Reggae tutorial: Playing a synthesized, continuous wave
From MorphOS Library
This tutorial shows how raw sound data may be played with Reggae. The example code synthesizes a 1 kHz sine wave and plays it continuously. The wave is synthesized into a table in memory. Then memory.stream is used to access it. The next object, an instance of rawaudio.filter, attaches audio parameters to the raw data. Finally audio.output plays the wave in a endless loop, using its looping feature.
Raw sine wave synthesis
In theory a single period of sine wave is enough to play it continuously. There are two reasons for using more periods however. The first is number of samples in one period. We want to play a 1 kHz wave sampled at 44.1 kHz. Then one period would contain 44.1 samples, which is not integer obviously. The second reason is processing overhead of tight loop. Every loop turn takes additional processing time, so it is better, when the loop is longer.
Taking both these reasons into account, 100 periods of the sine are generated into the table containing 4410 samples, which makes 0.1 second of sound. The generation is then straightforward and uses sin() function from the standard C math library. As the argument of sin() is in radians (so one period is 2π), it goes from 0 to 200π in 4410 steps (without the last value). The amplitude of the sine wave (which is normally 1.0) is scaled to 16-bit signed range by multiplying by 32767.
Using memory.stream for synthesis buffer
Basic usage of memory.stream has been discussed in "Playing a Sound From Memory" tutorial. MMA_StreamHandle attribute is used to pass the memory table address, MMA_StreamLength one takes the table size in bytes (note, it is not the same as the table size in the declaration, as every element of the table ocuppies two bytes). Note also, MMA_StreamLength is 64-bit attribute, and as such is passed as a pointer to a QUAD variable containing the value.
Applying audio parameters with rawaudio.filter
While the sine wave generation is done, the memory.stream output cannot be connected directly to audio.output object. This is because stream classes deliver just plain stream of bytes with no meaning assigned. In the previous tutorial Reggae was able to play this stream, because it has been self-descripting (contained a header, for example AIFF or WAVE one). Raw data are not self-descripting, so we have to describe it to Reggae ourselves. A "conversion" of stream into audio signal is done with rawaudio.filter object. Usage of quotes is intentional. In fact this class does not convert the data, it just attaches audio format and attributes to the data stream. Then the stream is recognized by Reggae as audio and may be further processed, which of course includes playing it with audio.output.
Applying audio information consists of two parts. Audio attributes (number of channels, sample rate and volume) are set during rawaudio.filter object creation. The samples format is set by setting it on the output port of created object:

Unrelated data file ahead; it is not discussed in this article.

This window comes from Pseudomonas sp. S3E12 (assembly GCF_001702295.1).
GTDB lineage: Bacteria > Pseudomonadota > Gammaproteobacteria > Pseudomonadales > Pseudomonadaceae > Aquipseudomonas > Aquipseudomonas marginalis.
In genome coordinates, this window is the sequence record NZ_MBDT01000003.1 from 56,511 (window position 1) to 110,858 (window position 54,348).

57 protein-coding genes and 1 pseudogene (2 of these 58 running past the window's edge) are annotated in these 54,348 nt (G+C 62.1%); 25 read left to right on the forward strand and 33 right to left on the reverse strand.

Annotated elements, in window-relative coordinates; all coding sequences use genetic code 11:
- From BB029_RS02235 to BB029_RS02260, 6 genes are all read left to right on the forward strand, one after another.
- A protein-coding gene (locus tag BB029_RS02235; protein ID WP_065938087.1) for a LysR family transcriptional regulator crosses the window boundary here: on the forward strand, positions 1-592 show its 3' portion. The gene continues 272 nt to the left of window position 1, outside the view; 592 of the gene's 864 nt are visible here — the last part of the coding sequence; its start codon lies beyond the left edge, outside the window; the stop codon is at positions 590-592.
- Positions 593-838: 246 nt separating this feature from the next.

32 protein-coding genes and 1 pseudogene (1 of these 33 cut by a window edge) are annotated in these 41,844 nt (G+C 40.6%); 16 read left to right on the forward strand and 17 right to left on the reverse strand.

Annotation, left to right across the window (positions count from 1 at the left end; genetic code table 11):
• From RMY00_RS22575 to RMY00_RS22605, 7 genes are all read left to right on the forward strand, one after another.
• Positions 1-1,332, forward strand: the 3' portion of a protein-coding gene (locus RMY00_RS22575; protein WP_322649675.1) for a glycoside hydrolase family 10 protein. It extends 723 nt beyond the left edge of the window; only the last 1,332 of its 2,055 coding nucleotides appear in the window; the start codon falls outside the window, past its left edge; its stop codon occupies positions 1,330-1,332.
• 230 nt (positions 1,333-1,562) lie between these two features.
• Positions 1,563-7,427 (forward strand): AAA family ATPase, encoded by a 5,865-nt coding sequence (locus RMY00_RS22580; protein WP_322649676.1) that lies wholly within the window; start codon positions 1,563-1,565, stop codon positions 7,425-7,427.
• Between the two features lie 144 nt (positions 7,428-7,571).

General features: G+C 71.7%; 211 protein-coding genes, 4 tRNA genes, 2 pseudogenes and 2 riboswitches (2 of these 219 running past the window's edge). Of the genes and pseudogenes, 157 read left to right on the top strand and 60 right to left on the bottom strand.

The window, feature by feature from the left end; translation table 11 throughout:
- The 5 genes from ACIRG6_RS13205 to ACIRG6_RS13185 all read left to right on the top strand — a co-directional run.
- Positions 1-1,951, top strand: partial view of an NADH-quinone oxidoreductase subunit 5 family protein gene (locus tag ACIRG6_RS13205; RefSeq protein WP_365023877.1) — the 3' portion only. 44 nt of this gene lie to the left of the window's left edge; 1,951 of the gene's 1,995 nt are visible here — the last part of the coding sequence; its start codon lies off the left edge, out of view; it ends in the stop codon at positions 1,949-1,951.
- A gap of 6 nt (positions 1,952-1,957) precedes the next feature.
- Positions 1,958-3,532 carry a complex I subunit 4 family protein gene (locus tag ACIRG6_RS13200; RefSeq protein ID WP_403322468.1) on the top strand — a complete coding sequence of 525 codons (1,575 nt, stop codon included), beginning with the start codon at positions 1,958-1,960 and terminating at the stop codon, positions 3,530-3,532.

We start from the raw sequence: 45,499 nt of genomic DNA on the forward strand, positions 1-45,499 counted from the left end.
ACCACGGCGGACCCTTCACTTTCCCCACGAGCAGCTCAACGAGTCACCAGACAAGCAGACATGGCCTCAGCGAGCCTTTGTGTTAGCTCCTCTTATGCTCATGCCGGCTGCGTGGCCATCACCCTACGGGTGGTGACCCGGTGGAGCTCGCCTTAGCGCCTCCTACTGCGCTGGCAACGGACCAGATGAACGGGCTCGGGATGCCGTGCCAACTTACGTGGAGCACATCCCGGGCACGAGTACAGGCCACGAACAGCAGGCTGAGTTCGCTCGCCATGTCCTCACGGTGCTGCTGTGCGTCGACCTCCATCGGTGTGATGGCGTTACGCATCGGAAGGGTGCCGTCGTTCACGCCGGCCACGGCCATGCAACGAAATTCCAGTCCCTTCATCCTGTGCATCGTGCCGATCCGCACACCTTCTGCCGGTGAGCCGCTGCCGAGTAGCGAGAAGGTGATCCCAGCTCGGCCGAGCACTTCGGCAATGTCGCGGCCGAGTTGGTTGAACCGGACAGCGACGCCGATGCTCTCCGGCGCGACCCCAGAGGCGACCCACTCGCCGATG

rawaudio = NewObject(NULL, "rawaudio.filter",
MediaSetPort(rawaudio, 1, MMA_Port_Format, MMFC_AUDIO_INT16);
Most of the code above is redundant, as it happens that values set match default values for rawaudio.filter. Namely default number of channels is 1, default volume is 65536 ($10000 = full volume) and default sample format is 16-bit integer. Default sampling rate differs however, as it is 8000 Hz. Anyway all attributes have been set in the example code just for completness.
One can use any of the three Reggae audio formats for raw data. Except of 16-bit integers, Reggae handles 32-bit signed integers (MMFC_AUDIO_INT32) and 32-bit signle precision floats (MMFC_AUDIO_FLOAT32). Using these for playback makes not much sense however, as data will be converted to 16 bits anyway.
Rawaudio.filter allows also for using all formats supported by audiopcm.decoder and laws.decoder. It includes PCM 8/16/24/32 bits in both endians (8 bit data may be either signed or unsigned), 32-bit floats in both endians and 8-bit nonlinearly quantized data according to A-law or μ-law. In this case, proper decoder object must be created and connected to the filter output. This feature may be useful for loading raw data from files created by external applications. For internally generated data using of Reggae standard formats is recommended (it avoids additional conversions).
Looping the sound to make it continuous
This is the easy part. Looping feature is built into audio.output class. This feature is controlled with MMA_Sound_LoopedPlay attribute. When it is set to TRUE, audio.output, after encounering sound end, seeks to the start of stream and continues playback. Thanks to doublebuffering, there is no gap in playback, assuming seek is done fast enough (which is true for memory streams and file streams on local storage media). Then, in case of our sine wave, looping is seamless. As mentioned above, the loop should not be too short. For memory streams 0.1 second is enough, for disk based streams 0.5 second would be safe.
The MMA_Sound_LoopedPlay attribute may be either passed to NewObject() or set later with SetAttrs(), or MediaSetPort() on audio.output instance input port. The example code uses the second approach.